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Mountains of problems

Mountains of problems

By TA News Bureau:

It is high time to develop effective ways to use waste tyres by innovative scientific approach without any additional carbon foot print. Waste tyres should be treated as a resource, says one of India’s top researcher and academic specialising in earthquake geotechnical engineering Prof (Dr) Anbazhagan Panjamani. He is an Associate Professor in the Department of Civil Engineering at the Bangalore-based Indian Institute of Science. His main interests are in earthquake geotechnical engineering, applied geophysics and railway geotechnical engineering. In an interview to Tyre Asia, he says proper guidelines and policies should be put in place to enable organised recycling and disposal of waste tyres. Although they provide numerous advantages from the viewpoint of civil engineering practices, they still remain underutilised from the perspective of environmentally friendly disposal. Many new techniques have emerged to utilise the advantageous characteristics of end-of-life tyres. They are lightweight for practical purposes in civil engineering. He feels the tyre industry should support researchers working in this field with the goal of ecologically acceptable solutions to the reuse of tyres

How big and serious is the end-of-life tyre disposal problem in India?

India’s waste tyres account for about 6-7% of the global total. With the local tyre industry growing at 12% per annum, waste volumes are also rising considerably. Due to the drastic increase in the end-of-life tyres over the years, most of the landfills in the country are getting clogged. Numerous Indian states are struggling with this problem. Many have already banned the disposal of all types of tyres, whole or shredded, in the landfills. This has led to increased burning of waste tyres which is one of the major reasons for emission of harmful gases into the atmosphere. As per a research commissioned by Apollo Tyres in 2018, India will soon have more than 100 million end-of-life tyres every year without proper mechanisms in place to recycle or dispose of these tyres. In 2016 it was reported that about 60% of waste tyres were disposed through illegal dumping. It is high time to develop effective ways to use waste tyres by innovative scientific approach without any additional carbon foot print.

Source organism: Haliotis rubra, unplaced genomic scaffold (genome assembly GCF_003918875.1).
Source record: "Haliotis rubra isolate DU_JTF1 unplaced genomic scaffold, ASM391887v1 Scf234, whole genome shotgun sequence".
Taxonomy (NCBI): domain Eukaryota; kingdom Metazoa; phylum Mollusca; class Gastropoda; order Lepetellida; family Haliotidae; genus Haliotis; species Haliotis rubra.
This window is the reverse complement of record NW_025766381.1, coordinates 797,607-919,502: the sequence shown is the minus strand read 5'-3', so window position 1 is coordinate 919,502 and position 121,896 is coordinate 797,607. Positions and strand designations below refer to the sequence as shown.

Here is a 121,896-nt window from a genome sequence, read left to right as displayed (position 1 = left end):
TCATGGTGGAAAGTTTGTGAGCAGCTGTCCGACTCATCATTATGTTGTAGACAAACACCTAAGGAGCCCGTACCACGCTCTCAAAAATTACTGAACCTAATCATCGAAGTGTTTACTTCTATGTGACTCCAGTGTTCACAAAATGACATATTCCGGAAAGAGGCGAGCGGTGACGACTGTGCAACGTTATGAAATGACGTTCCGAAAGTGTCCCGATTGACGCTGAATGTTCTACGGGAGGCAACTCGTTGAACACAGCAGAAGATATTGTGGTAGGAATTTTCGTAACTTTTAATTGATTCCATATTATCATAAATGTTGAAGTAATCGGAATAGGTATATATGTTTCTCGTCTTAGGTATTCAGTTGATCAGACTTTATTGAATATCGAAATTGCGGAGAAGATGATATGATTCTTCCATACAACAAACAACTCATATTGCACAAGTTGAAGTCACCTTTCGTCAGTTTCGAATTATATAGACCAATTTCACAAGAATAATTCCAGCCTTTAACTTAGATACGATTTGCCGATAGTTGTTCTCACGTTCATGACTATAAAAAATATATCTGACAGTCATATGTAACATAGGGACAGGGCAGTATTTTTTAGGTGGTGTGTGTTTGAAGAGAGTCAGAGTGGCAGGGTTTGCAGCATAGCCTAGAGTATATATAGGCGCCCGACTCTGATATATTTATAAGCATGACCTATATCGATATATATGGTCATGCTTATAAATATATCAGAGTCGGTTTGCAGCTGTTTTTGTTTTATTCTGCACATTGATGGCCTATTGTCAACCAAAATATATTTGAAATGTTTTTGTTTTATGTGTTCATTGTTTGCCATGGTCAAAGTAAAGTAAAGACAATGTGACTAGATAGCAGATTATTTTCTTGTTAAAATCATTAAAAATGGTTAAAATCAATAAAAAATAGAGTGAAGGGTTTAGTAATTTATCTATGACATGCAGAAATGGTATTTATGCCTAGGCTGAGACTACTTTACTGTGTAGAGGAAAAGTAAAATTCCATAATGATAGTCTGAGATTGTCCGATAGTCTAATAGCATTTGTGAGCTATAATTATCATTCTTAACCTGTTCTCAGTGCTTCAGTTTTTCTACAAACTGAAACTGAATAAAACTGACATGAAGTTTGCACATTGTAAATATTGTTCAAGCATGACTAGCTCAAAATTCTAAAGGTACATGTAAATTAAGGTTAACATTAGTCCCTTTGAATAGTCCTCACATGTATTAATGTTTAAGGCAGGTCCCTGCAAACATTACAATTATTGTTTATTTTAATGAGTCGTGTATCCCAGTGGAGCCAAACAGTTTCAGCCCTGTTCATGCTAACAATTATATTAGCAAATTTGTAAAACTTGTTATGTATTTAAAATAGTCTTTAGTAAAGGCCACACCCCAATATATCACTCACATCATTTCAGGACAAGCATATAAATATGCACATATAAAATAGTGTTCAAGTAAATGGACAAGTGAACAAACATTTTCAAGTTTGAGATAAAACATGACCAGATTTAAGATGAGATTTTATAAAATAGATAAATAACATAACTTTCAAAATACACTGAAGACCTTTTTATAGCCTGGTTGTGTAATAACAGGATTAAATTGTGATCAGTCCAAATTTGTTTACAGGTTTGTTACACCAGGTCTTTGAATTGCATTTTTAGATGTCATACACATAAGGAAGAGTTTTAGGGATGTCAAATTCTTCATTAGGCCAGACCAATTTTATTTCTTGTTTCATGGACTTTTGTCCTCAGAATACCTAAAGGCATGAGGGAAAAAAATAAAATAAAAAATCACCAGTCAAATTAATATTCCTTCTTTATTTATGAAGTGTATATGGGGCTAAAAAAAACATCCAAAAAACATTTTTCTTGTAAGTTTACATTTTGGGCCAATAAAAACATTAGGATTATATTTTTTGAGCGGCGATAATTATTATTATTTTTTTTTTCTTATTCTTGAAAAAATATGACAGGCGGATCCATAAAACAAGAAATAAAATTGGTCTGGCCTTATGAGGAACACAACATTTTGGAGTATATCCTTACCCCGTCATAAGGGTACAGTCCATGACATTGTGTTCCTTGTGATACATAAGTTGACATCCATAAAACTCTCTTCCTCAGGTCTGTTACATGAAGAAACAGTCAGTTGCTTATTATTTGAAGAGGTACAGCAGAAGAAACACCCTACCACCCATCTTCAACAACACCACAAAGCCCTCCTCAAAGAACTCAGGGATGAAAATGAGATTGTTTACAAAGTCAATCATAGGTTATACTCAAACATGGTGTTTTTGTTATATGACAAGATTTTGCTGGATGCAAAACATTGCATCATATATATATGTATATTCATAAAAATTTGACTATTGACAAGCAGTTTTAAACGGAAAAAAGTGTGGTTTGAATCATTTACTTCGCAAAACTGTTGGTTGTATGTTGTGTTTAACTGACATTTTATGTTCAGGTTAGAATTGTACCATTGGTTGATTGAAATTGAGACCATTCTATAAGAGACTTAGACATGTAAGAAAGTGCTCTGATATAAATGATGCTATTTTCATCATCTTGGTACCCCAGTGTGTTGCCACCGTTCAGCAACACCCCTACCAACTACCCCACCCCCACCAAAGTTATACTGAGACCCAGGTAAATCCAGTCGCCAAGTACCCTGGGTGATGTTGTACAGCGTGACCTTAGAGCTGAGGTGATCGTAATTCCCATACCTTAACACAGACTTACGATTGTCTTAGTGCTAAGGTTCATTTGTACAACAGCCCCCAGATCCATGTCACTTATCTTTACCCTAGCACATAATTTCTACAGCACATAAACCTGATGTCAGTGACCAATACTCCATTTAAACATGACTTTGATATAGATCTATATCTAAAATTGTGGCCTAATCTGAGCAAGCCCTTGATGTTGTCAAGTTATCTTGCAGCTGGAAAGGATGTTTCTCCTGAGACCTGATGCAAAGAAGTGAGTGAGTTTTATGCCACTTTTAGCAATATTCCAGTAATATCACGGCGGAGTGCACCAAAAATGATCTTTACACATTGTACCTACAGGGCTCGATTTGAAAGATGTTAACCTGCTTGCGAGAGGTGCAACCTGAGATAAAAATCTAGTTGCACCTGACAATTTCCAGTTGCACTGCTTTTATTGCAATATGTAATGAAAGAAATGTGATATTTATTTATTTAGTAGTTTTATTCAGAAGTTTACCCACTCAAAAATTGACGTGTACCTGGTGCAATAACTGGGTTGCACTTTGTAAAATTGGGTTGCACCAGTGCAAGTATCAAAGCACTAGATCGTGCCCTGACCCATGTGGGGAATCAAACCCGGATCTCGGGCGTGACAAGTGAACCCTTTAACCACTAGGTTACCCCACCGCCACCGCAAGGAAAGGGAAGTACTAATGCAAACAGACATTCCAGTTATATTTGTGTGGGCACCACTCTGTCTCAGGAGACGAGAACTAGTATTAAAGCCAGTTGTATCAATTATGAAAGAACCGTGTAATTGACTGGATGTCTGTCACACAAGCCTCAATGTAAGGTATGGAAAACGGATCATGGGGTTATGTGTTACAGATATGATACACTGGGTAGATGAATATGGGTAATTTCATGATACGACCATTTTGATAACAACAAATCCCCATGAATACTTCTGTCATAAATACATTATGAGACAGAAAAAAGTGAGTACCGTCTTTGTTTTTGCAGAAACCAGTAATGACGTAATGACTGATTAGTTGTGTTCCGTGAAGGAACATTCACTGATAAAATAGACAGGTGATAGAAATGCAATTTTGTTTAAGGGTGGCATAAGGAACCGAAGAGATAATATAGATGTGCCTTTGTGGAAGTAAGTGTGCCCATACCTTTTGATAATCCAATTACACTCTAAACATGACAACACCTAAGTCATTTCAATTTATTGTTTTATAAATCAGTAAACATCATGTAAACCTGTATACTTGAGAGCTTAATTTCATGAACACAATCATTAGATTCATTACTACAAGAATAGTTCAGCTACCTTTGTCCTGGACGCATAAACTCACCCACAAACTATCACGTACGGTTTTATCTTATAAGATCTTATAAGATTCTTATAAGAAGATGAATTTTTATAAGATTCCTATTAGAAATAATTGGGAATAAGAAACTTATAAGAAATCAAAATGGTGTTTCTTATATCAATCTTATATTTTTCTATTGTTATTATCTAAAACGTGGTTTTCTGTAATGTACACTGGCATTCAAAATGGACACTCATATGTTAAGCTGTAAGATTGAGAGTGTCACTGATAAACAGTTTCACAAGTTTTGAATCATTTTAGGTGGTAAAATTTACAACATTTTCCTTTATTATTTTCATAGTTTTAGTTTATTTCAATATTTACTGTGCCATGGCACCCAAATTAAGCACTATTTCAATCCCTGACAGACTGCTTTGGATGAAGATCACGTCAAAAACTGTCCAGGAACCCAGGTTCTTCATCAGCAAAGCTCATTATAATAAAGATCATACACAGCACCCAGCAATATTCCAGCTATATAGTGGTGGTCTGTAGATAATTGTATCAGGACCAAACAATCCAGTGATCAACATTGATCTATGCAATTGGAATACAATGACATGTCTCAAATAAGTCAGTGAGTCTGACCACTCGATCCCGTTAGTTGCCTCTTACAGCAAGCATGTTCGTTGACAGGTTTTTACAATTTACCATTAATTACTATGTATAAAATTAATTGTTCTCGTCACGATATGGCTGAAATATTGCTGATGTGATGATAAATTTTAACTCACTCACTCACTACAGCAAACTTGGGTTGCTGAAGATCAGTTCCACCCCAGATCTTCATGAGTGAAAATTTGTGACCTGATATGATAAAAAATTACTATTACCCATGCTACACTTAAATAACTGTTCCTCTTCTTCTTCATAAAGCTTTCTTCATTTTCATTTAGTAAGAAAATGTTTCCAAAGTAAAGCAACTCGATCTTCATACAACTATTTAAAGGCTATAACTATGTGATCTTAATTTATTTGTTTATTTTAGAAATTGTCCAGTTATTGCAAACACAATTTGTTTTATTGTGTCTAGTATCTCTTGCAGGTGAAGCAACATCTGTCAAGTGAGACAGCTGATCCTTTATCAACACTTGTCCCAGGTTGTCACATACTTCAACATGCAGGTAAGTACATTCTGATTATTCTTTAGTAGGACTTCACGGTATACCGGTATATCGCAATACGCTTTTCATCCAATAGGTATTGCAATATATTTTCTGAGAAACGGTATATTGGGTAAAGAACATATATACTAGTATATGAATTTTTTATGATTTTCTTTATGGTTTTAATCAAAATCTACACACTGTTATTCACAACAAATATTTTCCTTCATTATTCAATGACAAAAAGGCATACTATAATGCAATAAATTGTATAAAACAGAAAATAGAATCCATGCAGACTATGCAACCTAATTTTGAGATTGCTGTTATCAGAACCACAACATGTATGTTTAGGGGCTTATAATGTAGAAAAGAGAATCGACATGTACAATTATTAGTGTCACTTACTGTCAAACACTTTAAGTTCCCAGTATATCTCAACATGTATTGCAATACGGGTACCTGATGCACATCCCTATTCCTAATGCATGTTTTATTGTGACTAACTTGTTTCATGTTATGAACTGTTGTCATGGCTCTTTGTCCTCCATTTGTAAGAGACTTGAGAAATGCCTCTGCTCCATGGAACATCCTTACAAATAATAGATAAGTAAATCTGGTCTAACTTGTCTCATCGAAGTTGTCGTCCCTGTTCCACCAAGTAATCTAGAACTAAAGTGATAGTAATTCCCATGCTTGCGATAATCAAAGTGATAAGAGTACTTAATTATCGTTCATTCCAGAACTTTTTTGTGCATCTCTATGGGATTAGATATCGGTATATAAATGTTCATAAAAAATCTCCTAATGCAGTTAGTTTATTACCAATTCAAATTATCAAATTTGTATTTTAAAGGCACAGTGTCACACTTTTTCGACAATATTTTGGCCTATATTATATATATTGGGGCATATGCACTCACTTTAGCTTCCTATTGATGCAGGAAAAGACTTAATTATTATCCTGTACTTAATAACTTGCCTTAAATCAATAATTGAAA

In the Indian context, what is the best way to address the issue nationally?
In the Indian scenario, the most important factor is to create awareness among public about waste tyre disposal. Media has a major role to play in it. There should be strict regulations for disposal and a ban on illegal dumping and burning of tyres. Tyre manufactures and importers should take responsibility up to end life of each tyre. Waste should be treated as a resource. Proper guidelines and policies should be set in place to enable organized recycling and disposal. Tyre manufacturing associations, in conjunction with the government, should evolve a used tyre recycling policy.

From waste tyres, there are sustainable technologies to make tyre chips to granules that have applications in different industrial fields. Can you explain your views on how we can recover useful materials from waste tyres?

Although scrapped tyres provide numerous advantages from the viewpoint of civil engineering practices, they still remain underutilised from the perspective of environmentally friendly disposal. Many new techniques have emerged to utilize the advantageous characteristics of end-of-life tyres. For the first time we have made an attempt to systematically estimate the static and dynamic properties of sand-rubber mixture (SRM) for granulated rubber size ranging from 1 mm to 20 mm and different percentage mixes as low-cost isolation material for low-to-medium rise buildings. Our study has found that four layers with equal spacing of geotextile for 50 % SRM and geonet for 75 % SRM show better strength when compared to other combinations. We found that earthquake vibrations were considerably reduced when 75 % SRM reinforced with geonet for a typical building. Further laboratory plate load model tests with the proposed isolation scheme were carried out on a square footing to demonstrate the improved bearing capacity and reduced settlement. The possibilities of using end-of-life tyres are immense.

What are the research areas that the country should focus on to pursue waste tyre recovery programme to boost circular economy?

There has been a lot of research that is being carried out for a sustainable and eco-friendly solution for managing the end-of-life tyres. Scrap tyres are light-weight, have high vibration absorption, high elastic compressibility, high hydraulic conductivity, and temperature isolation potential. Scrap tyres have a thermal resistivity that is about seven times higher than soil; they produce low earth pressure and absorb vibrations. One of major utilisation can be in civil engineering/ construction industries, by developing scientific practices for the reuse of scrap tyres. To use the scrap tyres as individual material or mixed with soil in civil engineering applications, the systematic understanding of static and dynamic properties of sand-rubber mixtures (SRM) are of prime importance. The tyre industry should support researchers working in this field with the goal of environmentally friendly solutions for the reuse of tyres. Potential researchers should be supported as it is the need of the hour to find adequate measures to reuse end-of-life tyres.

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